The electrician, who says that his favourite Batman film is The Dark Knight, has even splashed out on a $3,600 replica of Adam West’s Batsuit. But luckily for Mr Silva, his wife Janet, 50 and two children fully support his adoration for the caped crusader and have even started their own memorabilia collections. Mr Silva’s daughter Kaylaigh, 25, now collects anything Marilyn Munroe while his son Dylan, 21, is building up an impressive collection of rock band Kiss memorabilia. Continue reading »
Imagine Batman in Medieval Europe circa 1459, suited in full plate mail armor and ready to bash in the faces of evildoers with his gauntleted fists. Artist Igor Kieryluk has, with a set of concept art titled “Gotham 1459.” Granted, the Dark Knight would probably not be as acrobatic and agile in all that heavy armor (he can forget about scaling castle walls with a grappling hook). Perhaps as a wealthy lord he would be able to secure the help of a mysterious alchemist to develop something more flexible and lightweight. Continue reading »
“The Australian” reported, that a daredevil stuntman has taken the sport of skydiving to new heights after hurtling through a narrow slit in a mountainside in rural China yesterday.
Jeb Corliss, 35, launched himself from a helicopter at 6000ft, zooming through the air at 120km/h towards the imposing Tianmen mountain in Hunan Province. The stuntman’s wingsuit, which has thin membranes between the limbs and torso, allowed the 35-year-old to glide through the air while losing altitude gradually.
He soared down and through the 1300m-high mountain’s natural archway before releasing his parachute. The 30m-wide arch left the daredevil with little margin for error.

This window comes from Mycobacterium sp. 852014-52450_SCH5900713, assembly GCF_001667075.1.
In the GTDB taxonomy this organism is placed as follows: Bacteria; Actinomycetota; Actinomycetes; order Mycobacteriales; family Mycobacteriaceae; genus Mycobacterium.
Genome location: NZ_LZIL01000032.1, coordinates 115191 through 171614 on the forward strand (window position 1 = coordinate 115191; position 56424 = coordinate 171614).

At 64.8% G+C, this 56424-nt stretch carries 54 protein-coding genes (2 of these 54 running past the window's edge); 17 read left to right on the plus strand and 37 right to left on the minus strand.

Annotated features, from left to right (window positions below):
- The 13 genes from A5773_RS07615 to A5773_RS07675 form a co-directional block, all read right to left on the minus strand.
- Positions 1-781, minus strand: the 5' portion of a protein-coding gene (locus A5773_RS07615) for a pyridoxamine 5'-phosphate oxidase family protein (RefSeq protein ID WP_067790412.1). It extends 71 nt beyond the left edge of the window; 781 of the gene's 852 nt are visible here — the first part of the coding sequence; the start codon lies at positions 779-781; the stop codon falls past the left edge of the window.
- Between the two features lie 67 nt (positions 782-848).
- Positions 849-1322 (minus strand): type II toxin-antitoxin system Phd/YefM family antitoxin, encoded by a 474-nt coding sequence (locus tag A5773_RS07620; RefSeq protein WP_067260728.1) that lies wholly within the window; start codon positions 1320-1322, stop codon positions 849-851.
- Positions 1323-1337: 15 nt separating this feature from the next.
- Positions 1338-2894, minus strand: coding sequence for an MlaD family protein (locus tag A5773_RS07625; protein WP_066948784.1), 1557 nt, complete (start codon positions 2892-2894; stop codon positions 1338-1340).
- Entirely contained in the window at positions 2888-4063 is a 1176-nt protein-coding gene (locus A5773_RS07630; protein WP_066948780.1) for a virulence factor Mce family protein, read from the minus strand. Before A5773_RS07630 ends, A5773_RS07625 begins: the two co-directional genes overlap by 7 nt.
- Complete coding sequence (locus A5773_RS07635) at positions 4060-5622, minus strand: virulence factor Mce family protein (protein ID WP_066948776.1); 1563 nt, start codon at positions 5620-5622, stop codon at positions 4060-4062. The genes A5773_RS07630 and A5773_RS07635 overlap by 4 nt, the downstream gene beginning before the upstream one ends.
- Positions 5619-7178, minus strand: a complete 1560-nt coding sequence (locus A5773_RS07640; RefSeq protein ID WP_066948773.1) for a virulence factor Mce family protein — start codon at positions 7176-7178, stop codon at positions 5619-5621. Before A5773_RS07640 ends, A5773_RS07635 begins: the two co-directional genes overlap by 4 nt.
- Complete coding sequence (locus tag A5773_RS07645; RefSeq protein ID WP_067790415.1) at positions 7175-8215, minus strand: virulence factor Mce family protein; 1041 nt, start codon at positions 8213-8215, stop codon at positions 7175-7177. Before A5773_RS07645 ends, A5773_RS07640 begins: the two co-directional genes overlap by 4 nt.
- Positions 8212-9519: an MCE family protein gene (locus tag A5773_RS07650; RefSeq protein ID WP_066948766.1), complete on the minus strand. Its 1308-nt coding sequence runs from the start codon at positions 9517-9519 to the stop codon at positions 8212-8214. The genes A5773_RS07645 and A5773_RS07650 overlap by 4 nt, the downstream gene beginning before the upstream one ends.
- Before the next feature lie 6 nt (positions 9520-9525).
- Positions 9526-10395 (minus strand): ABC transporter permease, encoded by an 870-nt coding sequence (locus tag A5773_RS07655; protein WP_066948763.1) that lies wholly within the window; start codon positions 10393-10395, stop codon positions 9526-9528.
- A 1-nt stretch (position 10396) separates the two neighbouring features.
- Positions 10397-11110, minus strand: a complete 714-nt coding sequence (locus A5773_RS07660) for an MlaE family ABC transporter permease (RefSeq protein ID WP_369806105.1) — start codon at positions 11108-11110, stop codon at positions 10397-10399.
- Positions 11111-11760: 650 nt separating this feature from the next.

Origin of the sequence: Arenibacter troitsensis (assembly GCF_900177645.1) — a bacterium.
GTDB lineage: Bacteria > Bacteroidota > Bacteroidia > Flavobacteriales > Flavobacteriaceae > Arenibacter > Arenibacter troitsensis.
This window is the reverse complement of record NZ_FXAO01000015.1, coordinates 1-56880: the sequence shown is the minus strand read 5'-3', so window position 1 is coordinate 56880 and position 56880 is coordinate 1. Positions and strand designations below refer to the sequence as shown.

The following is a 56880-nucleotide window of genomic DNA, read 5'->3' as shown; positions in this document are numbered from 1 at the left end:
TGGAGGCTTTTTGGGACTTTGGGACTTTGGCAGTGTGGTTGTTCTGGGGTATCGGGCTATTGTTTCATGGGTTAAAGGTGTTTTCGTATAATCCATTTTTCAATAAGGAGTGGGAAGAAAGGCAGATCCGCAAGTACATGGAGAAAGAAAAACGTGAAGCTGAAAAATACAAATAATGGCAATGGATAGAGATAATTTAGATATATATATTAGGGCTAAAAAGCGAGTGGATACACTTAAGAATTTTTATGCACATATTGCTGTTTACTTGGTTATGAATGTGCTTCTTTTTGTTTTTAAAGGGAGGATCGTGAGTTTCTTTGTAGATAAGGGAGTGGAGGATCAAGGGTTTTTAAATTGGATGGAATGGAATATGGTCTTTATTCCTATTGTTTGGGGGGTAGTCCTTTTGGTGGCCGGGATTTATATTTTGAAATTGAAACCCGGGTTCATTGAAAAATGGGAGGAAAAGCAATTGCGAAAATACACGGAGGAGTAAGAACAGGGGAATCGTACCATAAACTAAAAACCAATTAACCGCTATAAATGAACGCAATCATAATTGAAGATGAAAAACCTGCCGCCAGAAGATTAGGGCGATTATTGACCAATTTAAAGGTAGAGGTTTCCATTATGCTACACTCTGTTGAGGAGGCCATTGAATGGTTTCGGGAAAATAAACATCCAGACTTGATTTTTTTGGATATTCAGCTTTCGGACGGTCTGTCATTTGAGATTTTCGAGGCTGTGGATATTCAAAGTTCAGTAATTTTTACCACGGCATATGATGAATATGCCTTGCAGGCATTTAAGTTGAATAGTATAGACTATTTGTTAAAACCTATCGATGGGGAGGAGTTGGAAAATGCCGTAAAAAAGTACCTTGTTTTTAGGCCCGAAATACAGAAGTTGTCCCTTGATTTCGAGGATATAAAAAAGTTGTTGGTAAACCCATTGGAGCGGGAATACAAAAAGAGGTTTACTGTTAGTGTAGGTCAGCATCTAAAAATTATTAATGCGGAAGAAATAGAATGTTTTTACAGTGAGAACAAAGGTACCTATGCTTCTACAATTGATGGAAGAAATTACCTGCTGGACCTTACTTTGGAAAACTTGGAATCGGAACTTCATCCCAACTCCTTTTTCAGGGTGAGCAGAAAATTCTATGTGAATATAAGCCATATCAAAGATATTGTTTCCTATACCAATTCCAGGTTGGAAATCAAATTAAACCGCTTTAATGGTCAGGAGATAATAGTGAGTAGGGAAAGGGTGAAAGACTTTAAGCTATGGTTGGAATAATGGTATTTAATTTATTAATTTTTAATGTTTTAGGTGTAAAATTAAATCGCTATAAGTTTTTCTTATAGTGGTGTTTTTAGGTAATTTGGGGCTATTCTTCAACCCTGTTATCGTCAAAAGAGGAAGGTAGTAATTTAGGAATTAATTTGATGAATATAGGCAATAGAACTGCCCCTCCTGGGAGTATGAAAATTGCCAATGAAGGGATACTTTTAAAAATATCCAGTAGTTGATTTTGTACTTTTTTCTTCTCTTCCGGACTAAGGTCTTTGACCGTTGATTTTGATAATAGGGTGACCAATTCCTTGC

“That was one of the greatest wingsuit flights of my entire life,” Corliss said.
Wingsuit flyer Jeb Corliss of the U.S. flies past Tianmen Mountain near Zhangjiajie, Hunan province September 24, 2011. Corliss succeeded flying through the mountain’s cave on his second attemp. (Reuters) Continue reading »
- Photographer Asked 16 Artists To Draw His Portrait Photos In Their Own Style, And The Result Is Fabulous!
- Artist Creates Realistic Life-Sized Female Sculptures Inspired By The Graceful Beauty Of Renaissance Art
- 1939 Pontiac Plexiglas “Ghost Car”: The First Full-Sized “See-Thru” Car Ever Made In America
- This Teen Spent 400 Hours Creating A COVID-Themed Prom Dress Using Duct Tape
- Vintage Photographs Of People Posing With Job Hunting Signs On The Streets During The Great Depression
- “Porn Fashions”: Obscenely Tasteless Apparel From 1980s Adult Magazines
- Maggie Out: Striking And Depressive Photographs Captured Everyday Life In Glasgow In 1980
- Amazing Portraits Of Louis Coulon And His 11-Foot Beard As A Nest For His Cats
- Why So Many Medieval Manuscripts Depict Butt Trumpets?
- Artist Imagines Famous Cartoon Characters With Human Bodies And The Result Is Bizarre